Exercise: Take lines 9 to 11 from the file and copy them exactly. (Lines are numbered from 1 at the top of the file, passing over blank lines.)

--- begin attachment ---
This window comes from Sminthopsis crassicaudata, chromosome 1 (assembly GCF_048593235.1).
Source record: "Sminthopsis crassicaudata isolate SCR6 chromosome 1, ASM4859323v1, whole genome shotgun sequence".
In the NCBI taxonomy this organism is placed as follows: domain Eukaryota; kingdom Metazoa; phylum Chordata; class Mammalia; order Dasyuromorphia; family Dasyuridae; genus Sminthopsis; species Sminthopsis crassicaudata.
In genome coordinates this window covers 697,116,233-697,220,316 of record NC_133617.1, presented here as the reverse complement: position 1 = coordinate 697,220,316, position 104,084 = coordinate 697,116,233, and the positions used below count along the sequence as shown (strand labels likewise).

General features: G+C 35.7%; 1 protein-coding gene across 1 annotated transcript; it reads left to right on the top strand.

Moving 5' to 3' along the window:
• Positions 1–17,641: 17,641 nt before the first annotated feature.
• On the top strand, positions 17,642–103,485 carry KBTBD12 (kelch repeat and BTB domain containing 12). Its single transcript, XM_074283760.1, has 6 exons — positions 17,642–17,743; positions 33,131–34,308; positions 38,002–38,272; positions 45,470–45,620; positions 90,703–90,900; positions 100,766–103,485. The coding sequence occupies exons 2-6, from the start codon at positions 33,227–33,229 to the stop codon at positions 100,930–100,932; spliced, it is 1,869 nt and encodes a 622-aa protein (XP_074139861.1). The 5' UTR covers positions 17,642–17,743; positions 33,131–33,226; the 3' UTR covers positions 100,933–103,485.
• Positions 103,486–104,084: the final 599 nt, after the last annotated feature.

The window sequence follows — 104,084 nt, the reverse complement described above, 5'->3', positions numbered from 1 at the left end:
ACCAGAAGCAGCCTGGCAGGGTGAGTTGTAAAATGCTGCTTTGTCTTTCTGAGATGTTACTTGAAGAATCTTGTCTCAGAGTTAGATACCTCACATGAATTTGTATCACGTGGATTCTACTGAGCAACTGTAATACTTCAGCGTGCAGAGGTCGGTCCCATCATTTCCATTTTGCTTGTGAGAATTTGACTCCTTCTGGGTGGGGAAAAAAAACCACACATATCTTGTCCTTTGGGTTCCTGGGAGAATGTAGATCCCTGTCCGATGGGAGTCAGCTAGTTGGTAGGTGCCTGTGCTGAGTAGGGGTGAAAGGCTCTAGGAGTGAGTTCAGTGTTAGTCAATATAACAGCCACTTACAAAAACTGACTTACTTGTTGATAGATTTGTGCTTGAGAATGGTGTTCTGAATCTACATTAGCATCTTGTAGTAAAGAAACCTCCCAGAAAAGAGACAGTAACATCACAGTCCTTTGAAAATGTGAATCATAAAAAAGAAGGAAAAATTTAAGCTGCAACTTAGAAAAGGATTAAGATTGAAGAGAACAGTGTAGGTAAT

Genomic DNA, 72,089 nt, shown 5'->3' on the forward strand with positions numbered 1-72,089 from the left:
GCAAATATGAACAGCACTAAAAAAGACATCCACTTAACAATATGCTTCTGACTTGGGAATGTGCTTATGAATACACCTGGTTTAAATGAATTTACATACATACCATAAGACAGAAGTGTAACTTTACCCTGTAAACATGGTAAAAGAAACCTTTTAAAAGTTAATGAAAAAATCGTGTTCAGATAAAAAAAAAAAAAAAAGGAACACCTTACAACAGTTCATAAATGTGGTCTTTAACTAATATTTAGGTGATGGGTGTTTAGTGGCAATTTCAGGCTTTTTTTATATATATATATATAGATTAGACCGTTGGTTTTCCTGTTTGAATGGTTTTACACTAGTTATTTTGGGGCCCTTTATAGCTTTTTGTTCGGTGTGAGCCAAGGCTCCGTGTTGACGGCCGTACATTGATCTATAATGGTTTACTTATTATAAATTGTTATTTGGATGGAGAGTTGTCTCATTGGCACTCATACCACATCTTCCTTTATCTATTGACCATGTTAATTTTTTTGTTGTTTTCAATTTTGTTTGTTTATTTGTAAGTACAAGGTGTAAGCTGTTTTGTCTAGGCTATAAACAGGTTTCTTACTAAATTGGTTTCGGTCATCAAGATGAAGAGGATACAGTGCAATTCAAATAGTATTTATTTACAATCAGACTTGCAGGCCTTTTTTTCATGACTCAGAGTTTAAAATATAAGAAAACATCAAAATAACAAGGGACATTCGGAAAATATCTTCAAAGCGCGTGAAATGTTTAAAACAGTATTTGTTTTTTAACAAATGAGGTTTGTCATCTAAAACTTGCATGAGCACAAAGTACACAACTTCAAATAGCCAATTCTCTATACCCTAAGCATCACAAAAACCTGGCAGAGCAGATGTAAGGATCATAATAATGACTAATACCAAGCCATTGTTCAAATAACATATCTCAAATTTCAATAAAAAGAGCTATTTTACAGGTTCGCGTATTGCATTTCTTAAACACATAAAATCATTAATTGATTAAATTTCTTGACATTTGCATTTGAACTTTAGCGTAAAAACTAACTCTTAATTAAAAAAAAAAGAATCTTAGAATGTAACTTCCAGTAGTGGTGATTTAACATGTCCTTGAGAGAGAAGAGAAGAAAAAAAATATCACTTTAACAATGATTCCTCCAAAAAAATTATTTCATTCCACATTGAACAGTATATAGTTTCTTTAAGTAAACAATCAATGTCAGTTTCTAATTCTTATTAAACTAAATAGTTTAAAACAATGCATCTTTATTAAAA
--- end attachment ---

• Positions 103,486–104,084: the final 599 nt, after the last annotated feature.

The window sequence follows — 104,084 nt, the reverse complement described above, 5'->3', positions numbered from 1 at the left end:
ACCAGAAGCAGCCTGGCAGGGTGAGTTGTAAAATGCTGCTTTGTCTTTCTGAGATGTTACTTGAAGAATCTTGTCTCAGAGTTAGATACCTCACATGAATTTGTATCACGTGGATTCTACTGAGCAACTGTAATACTTCAGCGTGCAGAGGTCGGTCCCATCATTTCCATTTTGCTTGTGAGAATTTGACTCCTTCTGGGTGGGGAAAAAAAACCACACATATCTTGTCCTTTGGGTTCCTGGGAGAATGTAGATCCCTGTCCGATGGGAGTCAGCTAGTTGGTAGGTGCCTGTGCTGAGTAGGGGTGAAAGGCTCTAGGAGTGAGTTCAGTGTTAGTCAATATAACAGCCACTTACAAAAACTGACTTACTTGTTGATAGATTTGTGCTTGAGAATGGTGTTCTGAATCTACATTAGCATCTTGTAGTAAAGAAACCTCCCAGAAAAGAGACAGTAACATCACAGTCCTTTGAAAATGTGAATCATAAAAAAGAAGGAAAAATTTAAGCTGCAACTTAGAAAAGGATTAAGATTGAAGAGAACAGTGTAGGTAAT